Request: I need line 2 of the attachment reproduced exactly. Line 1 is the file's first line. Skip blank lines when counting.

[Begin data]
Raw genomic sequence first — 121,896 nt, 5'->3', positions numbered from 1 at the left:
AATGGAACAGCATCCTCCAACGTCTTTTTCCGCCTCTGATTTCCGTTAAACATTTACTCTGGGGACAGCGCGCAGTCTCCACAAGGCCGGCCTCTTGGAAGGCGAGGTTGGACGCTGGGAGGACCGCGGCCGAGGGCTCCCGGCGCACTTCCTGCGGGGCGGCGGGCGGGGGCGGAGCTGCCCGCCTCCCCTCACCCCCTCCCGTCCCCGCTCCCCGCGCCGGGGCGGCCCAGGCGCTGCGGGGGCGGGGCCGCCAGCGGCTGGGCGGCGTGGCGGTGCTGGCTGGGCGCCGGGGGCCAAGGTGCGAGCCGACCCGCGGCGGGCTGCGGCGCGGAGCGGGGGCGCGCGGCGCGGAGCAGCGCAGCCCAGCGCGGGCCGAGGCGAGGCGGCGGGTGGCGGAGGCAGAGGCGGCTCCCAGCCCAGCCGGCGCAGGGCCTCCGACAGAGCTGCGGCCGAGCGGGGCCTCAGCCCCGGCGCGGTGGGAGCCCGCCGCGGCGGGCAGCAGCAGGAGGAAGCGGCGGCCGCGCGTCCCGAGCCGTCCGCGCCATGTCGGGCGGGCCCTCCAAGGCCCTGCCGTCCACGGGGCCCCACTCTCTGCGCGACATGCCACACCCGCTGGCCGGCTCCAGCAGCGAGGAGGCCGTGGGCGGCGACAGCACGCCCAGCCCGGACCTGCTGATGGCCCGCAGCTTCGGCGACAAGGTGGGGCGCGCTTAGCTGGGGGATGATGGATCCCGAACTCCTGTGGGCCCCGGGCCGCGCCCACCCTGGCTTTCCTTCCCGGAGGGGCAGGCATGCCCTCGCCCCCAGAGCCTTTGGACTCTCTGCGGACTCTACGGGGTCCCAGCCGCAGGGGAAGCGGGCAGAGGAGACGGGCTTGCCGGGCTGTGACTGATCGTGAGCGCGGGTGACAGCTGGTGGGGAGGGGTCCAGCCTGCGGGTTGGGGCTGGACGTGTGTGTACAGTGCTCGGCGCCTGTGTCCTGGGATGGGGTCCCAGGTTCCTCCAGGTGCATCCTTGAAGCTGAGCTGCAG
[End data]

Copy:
AATGGAACAGCATCCTCCAACGTCTTTTTCCGCCTCTGATTTCCGTTAAACATTTACTCTGGGGACAGCGCGCAGTCTCCACAAGGCCGGCCTCTTGGAAGGCGAGGTTGGACGCTGGGAGGACCGCGGCCGAGGGCTCCCGGCGCACTTCCTGCGGGGCGGCGGGCGGGGGCGGAGCTGCCCGCCTCCCCTCACCCCCTCCCGTCCCCGCTCCCCGCGCCGGGGCGGCCCAGGCGCTGCGGGGGCGGGGCCGCCAGCGGCTGGGCGGCGTGGCGGTGCTGGCTGGGCGCCGGGGGCCAAGGTGCGAGCCGACCCGCGGCGGGCTGCGGCGCGGAGCGGGGGCGCGCGGCGCGGAGCAGCGCAGCCCAGCGCGGGCCGAGGCGAGGCGGCGGGTGGCGGAGGCAGAGGCGGCTCCCAGCCCAGCCGGCGCAGGGCCTCCGACAGAGCTGCGGCCGAGCGGGGCCTCAGCCCCGGCGCGGTGGGAGCCCGCCGCGGCGGGCAGCAGCAGGAGGAAGCGGCGGCCGCGCGTCCCGAGCCGTCCGCGCCATGTCGGGCGGGCCCTCCAAGGCCCTGCCGTCCACGGGGCCCCACTCTCTGCGCGACATGCCACACCCGCTGGCCGGCTCCAGCAGCGAGGAGGCCGTGGGCGGCGACAGCACGCCCAGCCCGGACCTGCTGATGGCCCGCAGCTTCGGCGACAAGGTGGGGCGCGCTTAGCTGGGGGATGATGGATCCCGAACTCCTGTGGGCCCCGGGCCGCGCCCACCCTGGCTTTCCTTCCCGGAGGGGCAGGCATGCCCTCGCCCCCAGAGCCTTTGGACTCTCTGCGGACTCTACGGGGTCCCAGCCGCAGGGGAAGCGGGCAGAGGAGACGGGCTTGCCGGGCTGTGACTGATCGTGAGCGCGGGTGACAGCTGGTGGGGAGGGGTCCAGCCTGCGGGTTGGGGCTGGACGTGTGTGTACAGTGCTCGGCGCCTGTGTCCTGGGATGGGGTCCCAGGTTCCTCCAGGTGCATCCTTGAAGCTGAGCTGCAG